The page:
The robot might not even try to gently move the discussion in the direction of greater openness about private details, because “trying to get the human to open up more” is not an obvious consequence of discussing potential tasks. But it isn’t obvious; maybe trying to get people to open up is normal enough for a conversation that this is fine. The instruction booklet could warn users about it, making it an expected consequence and therefore part of what is consented to.
Explicit Consent vs Inferred Consent
At this point, someone might be thinking “Why are you talking about the robot inferring that the human consents to certain things as reasonable expectations of giving certain commands? Why give so much leeway? We could just require explicit consent instead.”
Explicit consent is so impractical as to border on meaninglessness. We want the robot to have some autonomy in how it executes commands. If it knows we like cream in our coffee, it makes sense for it to just put the cream in without asking every time, or us issuing a general rule. Cream in the coffee is a reasonable expectation. The way I think about it, an explicit consent requirement would force us to approve every motor command precisely; the freedom to intelligently carry out complex tasks in response to commands requires a certain amount of freedom to infer consent.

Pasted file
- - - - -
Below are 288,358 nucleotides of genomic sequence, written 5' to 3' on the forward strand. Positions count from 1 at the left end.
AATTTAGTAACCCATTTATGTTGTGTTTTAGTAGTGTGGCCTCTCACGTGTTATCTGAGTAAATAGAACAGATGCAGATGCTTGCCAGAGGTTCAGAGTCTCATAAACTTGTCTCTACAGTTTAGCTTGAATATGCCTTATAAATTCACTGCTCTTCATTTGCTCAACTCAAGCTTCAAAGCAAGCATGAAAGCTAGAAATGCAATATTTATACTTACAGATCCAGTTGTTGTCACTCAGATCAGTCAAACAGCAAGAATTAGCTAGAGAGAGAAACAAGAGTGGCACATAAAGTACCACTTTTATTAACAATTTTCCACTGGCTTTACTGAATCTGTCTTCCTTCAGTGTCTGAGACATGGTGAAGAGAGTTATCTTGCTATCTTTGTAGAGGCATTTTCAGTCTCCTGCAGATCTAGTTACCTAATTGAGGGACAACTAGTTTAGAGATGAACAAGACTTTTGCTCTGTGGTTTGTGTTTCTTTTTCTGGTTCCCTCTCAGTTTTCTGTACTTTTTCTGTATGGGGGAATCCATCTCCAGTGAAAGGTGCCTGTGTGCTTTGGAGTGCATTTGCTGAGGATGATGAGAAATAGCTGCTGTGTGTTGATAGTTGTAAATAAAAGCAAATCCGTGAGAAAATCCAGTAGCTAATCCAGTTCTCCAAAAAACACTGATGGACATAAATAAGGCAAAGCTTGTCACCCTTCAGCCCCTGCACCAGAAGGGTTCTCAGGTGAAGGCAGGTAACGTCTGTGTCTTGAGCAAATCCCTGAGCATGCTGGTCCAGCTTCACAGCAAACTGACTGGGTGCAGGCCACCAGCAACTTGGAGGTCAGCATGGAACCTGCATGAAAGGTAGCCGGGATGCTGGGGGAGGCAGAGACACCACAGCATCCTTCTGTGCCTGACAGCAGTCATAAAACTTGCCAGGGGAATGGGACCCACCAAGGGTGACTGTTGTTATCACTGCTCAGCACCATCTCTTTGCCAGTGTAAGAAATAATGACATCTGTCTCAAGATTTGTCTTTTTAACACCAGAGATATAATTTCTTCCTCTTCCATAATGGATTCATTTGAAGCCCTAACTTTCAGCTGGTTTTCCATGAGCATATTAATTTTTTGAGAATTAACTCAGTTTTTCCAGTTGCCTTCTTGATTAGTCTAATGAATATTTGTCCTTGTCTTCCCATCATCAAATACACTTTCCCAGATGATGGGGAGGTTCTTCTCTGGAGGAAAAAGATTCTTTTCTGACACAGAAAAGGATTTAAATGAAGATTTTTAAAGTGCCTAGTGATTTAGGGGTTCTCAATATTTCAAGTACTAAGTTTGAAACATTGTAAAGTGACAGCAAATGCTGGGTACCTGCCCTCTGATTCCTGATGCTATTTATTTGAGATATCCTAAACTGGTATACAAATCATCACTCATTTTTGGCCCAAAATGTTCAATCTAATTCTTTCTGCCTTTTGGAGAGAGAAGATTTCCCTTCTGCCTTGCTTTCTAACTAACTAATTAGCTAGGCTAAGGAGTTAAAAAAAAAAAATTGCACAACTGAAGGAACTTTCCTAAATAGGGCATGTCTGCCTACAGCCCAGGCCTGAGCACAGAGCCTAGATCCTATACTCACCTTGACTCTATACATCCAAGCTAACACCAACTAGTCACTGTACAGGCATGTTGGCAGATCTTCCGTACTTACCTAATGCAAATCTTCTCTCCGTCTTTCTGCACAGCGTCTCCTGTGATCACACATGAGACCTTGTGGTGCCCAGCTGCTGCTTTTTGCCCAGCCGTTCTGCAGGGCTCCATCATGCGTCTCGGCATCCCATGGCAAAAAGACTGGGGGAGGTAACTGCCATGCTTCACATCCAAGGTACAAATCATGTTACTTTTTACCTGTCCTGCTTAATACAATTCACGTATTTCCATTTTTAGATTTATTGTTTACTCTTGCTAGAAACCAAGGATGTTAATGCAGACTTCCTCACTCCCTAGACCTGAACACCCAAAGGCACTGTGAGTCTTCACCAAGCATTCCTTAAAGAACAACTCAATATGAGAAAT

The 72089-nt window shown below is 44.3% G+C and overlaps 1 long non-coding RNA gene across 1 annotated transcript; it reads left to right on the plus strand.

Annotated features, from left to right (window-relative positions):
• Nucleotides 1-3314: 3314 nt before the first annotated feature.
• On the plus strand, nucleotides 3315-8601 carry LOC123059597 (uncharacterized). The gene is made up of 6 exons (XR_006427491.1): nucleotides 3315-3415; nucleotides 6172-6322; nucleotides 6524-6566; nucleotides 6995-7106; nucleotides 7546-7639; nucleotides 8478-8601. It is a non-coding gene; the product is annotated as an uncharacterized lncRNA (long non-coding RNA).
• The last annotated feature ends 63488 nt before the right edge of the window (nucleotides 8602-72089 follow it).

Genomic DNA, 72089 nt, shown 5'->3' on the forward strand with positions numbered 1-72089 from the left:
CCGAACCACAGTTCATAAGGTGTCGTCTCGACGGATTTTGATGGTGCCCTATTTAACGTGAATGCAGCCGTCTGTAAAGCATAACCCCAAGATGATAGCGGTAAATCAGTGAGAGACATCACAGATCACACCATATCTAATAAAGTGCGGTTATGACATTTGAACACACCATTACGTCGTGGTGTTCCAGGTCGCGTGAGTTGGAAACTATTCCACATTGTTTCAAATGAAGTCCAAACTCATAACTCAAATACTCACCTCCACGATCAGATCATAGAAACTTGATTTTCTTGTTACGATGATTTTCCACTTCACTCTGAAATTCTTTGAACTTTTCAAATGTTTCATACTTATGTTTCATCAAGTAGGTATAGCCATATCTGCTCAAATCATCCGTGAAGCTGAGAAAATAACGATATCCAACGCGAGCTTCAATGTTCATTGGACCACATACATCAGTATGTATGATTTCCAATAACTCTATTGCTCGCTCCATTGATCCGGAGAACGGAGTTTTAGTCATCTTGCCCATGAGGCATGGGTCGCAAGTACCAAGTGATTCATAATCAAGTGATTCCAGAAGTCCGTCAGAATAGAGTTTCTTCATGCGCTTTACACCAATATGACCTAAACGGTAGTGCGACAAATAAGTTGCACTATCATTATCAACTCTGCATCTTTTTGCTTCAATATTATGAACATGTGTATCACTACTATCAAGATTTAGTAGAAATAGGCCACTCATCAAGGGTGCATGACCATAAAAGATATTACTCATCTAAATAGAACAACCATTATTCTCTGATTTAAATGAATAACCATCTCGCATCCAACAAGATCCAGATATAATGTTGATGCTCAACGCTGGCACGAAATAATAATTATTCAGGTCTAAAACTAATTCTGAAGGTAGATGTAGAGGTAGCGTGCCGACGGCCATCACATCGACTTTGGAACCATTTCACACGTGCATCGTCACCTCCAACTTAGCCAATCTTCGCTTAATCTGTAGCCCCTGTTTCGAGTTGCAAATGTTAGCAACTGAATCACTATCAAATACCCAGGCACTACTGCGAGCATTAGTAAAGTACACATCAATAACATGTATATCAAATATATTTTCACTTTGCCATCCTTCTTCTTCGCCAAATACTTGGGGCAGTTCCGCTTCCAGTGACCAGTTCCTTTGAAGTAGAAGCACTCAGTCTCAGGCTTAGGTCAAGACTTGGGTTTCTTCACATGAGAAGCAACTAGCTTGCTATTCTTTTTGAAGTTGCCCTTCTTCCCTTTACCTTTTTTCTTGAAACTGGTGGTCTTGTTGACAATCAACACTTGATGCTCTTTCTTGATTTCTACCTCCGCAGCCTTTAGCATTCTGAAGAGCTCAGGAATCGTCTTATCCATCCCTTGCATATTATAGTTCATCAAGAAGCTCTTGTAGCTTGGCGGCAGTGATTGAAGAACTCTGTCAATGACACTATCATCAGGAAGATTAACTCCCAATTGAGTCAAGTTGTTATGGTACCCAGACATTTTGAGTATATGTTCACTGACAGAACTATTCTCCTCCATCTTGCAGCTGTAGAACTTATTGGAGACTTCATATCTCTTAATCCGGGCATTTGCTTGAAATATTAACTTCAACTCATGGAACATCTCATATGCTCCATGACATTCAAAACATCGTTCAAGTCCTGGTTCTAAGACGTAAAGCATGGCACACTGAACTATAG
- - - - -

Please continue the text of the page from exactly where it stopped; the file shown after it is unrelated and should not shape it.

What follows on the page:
Another way of thinking about the problem is that explicit consent places dictionary-definition English in too much of a special position. We can convey our meaning in any number of ways. In a sufficiently information-rich context, a glance might be sufficient.
Turning things the other way around, there are also cases when explicit consent doesn’t make for inferred consent. If someone is made to consent under duress, consent should not be inferred.